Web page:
Germany unveils measures to tackle high energy prices
Berlin, Mar 24: Germany's coalition government agreed to a set of temporary measures to help people in Germany deal with the high energy costs that have been exacerbated by the Russian invasion of Ukraine.
The measures include a one-off energy tax-relief payment of €300 ($330), a three-month reduction in the tax on fuel and a three-month reduction in the cost of monthly tickets for public transport.
The government is hoping to relieve the financial burden on people who are facing not only high energy prices, but also increasing inflation.
Coalition's response to energy crisis
While the €300 bonus will be paid to people through their wages, those of social benefits will also receive a top-up of €100. Families who receive child support benefits will also see a one-off payment of €100 per child.
A proposal by one member of the coalition, the business-friendly Free Democrats (FDP), to subsidize fuel for consumers when filling up their vehicles at gas stations, was rejected by the other coalition partners, the Social Democrats (SPD) and the Greens.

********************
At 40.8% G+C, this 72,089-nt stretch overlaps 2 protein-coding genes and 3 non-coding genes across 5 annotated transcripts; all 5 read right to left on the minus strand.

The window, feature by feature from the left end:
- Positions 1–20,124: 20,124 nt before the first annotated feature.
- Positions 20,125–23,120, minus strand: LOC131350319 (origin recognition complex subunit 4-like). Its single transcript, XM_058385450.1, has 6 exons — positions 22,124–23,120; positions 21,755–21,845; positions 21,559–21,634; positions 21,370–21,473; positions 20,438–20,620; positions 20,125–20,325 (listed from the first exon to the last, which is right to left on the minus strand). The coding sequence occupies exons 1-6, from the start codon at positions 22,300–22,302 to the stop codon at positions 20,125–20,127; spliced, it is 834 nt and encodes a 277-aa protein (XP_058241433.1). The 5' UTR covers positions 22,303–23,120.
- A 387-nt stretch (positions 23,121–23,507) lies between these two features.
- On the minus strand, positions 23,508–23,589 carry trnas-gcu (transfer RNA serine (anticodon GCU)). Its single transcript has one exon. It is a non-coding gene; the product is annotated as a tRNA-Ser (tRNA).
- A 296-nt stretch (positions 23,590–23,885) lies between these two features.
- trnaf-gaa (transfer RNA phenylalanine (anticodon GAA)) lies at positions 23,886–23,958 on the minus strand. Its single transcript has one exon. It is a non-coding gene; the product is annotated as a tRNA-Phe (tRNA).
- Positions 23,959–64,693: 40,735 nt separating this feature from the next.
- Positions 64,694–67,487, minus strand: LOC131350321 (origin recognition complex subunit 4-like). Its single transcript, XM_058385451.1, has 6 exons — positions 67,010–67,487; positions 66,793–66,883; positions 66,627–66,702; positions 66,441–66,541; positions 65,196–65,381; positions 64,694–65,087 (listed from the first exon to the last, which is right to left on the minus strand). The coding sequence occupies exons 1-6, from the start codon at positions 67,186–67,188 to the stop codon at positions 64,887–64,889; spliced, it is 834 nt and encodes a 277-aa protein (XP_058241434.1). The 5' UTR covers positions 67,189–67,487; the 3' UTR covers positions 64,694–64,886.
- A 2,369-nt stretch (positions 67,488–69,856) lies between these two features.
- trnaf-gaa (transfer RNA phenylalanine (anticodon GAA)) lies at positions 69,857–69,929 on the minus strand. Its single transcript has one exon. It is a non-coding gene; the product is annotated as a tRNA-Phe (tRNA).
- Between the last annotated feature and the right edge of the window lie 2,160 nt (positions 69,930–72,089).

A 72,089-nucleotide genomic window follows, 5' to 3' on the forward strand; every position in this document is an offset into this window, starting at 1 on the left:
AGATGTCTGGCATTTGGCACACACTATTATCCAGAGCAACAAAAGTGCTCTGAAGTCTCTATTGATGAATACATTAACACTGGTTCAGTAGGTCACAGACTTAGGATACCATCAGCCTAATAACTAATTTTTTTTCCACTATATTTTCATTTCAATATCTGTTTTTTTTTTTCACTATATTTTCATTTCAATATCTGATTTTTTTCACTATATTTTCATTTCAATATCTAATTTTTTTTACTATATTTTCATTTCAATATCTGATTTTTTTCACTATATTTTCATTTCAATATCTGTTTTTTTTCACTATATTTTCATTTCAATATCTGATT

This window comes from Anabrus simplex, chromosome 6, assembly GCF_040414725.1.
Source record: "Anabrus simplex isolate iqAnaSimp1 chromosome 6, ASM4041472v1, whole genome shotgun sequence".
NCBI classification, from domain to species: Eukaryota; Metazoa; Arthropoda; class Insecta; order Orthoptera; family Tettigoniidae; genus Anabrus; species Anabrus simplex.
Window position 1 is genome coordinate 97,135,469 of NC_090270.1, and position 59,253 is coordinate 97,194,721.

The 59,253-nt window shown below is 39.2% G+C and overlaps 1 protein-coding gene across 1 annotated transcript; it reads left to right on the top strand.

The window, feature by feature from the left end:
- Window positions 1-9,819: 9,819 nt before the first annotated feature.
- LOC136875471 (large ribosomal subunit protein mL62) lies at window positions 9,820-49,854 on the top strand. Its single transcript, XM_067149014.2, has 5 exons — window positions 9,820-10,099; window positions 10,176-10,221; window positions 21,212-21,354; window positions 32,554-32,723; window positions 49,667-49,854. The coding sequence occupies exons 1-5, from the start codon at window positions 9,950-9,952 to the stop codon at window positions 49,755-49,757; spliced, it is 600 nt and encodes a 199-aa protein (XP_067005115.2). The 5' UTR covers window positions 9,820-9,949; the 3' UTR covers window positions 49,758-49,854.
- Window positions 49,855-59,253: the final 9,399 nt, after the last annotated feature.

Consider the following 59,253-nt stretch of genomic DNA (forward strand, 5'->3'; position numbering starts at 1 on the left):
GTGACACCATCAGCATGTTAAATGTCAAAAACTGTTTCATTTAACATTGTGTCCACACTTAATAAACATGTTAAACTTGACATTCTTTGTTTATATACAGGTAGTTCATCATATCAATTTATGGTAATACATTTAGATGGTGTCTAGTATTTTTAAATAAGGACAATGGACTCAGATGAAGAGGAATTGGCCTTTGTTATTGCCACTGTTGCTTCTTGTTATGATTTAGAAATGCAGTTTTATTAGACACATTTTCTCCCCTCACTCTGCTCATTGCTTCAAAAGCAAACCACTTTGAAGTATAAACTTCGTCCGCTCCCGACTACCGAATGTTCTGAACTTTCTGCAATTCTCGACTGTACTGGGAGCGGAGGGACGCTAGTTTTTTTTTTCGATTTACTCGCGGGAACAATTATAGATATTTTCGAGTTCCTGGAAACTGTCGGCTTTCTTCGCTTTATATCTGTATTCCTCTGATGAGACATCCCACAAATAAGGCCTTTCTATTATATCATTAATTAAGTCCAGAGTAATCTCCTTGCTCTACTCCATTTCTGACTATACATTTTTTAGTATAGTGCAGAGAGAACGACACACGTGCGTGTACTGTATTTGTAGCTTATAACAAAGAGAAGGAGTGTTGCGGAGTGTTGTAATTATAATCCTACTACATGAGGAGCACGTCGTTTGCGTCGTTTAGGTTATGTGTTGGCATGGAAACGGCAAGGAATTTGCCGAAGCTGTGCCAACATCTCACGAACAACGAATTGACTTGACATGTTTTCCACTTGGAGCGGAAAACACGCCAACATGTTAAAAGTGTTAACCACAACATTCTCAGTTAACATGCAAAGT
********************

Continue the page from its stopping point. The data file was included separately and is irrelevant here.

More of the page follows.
The agreed proposals announced on Thursday were the result of talks that went on late into the night on Wednesday.
Finance Minister Christian Lindner, from the FDP, said the measures were aimed at achieving energy independence and efficiency as well as supporting citizens facing the effects of Russia's war in Ukraine.
"This should show the people of this country that we can be trusted to act in this crisis," he said.
Support for private cars and public transport
The tax on fuel for vehicles will be reduced, by 30 cents per liter for gasoline and 14 cents per liter for diesel.
"We don't want to abandon those who rely on their cars: commuters, families and tradespeople, to the rising fuel prices," Lindner said.
The government will also provide the funds to regional public transport organizations "so that the states can organize" the subsidies to monthly tickets, Green party boss Ricard Lang said.
She said underlined the focus to invest "massively in public transport" to make it "cheaper" than ever before, even if only as a temporary measure.
ab/nm (dpa, Reuters, AFP)